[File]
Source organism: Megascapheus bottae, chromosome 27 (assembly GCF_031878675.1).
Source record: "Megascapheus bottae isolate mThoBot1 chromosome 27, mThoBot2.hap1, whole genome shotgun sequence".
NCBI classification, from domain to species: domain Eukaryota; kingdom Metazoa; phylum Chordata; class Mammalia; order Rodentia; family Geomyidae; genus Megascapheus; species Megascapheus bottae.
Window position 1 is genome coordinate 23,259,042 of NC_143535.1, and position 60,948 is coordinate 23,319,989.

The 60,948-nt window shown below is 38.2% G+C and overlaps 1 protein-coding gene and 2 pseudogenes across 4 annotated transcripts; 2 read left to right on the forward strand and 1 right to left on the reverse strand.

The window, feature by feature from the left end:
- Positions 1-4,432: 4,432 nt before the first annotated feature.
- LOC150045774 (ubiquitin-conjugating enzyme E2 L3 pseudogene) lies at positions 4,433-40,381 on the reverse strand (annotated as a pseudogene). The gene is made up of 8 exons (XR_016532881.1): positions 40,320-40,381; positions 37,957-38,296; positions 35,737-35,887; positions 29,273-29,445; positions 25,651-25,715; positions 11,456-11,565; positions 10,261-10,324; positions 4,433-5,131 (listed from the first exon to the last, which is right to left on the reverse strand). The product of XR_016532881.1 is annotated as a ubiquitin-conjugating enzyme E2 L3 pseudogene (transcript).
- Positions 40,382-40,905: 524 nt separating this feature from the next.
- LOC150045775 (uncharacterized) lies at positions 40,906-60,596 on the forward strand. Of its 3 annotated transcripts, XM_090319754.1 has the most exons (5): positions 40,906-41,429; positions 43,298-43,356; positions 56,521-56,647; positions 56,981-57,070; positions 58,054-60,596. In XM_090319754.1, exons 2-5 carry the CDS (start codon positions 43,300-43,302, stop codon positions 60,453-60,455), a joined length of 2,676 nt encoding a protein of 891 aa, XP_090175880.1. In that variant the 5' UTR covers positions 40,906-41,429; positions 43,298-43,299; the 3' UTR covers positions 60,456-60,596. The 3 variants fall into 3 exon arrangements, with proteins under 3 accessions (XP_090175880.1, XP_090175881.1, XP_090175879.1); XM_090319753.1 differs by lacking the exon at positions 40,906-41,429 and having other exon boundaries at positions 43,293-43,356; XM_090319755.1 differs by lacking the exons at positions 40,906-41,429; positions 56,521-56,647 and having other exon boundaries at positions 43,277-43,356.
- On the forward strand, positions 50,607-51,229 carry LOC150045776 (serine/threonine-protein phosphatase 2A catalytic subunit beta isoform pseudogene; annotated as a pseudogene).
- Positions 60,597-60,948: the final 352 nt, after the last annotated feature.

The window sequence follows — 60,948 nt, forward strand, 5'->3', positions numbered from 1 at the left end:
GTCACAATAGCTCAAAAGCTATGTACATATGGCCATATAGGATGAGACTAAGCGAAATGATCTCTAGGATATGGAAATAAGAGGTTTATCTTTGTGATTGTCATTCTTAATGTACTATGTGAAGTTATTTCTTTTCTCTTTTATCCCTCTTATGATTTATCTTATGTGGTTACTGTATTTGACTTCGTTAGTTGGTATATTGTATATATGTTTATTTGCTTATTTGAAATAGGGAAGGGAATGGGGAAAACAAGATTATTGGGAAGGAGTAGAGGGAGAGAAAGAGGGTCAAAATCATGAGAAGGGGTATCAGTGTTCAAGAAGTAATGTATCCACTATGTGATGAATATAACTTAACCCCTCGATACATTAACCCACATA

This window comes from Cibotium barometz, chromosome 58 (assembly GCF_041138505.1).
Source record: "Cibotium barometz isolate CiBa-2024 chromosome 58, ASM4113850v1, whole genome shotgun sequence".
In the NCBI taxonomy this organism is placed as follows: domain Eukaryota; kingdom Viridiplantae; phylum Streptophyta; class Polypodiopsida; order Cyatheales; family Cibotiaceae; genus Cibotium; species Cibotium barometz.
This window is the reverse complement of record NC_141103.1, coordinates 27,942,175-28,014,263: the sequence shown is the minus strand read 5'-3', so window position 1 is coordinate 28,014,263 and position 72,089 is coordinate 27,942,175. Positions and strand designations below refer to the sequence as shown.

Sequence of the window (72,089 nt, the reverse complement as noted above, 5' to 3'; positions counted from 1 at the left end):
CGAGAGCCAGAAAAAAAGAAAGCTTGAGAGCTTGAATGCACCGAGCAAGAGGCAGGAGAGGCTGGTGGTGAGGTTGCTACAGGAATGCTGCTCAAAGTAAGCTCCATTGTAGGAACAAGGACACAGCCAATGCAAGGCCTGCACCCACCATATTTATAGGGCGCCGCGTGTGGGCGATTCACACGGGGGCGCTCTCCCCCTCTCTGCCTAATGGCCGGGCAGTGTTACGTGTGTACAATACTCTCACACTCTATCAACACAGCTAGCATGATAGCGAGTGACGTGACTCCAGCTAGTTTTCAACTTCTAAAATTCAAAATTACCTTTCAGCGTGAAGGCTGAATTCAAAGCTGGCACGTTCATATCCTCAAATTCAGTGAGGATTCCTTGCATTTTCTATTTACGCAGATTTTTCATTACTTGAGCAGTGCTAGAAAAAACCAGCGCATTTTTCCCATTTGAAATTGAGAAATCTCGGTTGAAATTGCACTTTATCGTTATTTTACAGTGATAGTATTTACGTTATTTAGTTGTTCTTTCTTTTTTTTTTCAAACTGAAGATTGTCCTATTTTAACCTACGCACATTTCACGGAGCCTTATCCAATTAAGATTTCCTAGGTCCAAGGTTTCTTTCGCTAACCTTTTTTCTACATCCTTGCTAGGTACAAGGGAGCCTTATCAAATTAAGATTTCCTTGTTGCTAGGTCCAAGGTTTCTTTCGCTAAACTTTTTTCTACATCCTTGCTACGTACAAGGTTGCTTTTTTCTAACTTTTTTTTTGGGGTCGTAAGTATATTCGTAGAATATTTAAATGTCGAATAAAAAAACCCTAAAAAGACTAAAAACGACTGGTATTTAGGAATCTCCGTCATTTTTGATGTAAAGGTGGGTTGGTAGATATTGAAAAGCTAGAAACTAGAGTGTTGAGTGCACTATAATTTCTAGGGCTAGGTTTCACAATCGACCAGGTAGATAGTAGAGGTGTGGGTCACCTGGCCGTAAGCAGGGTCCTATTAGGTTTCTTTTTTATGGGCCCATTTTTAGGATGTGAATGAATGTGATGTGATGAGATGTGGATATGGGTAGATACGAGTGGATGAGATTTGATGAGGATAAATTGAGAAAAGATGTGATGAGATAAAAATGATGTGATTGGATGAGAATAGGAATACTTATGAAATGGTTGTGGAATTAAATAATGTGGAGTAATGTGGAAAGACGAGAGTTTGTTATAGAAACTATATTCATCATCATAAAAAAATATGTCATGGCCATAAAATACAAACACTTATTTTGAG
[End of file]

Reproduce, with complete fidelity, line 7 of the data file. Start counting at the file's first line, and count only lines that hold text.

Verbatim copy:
- Positions 1-4,432: 4,432 nt before the first annotated feature.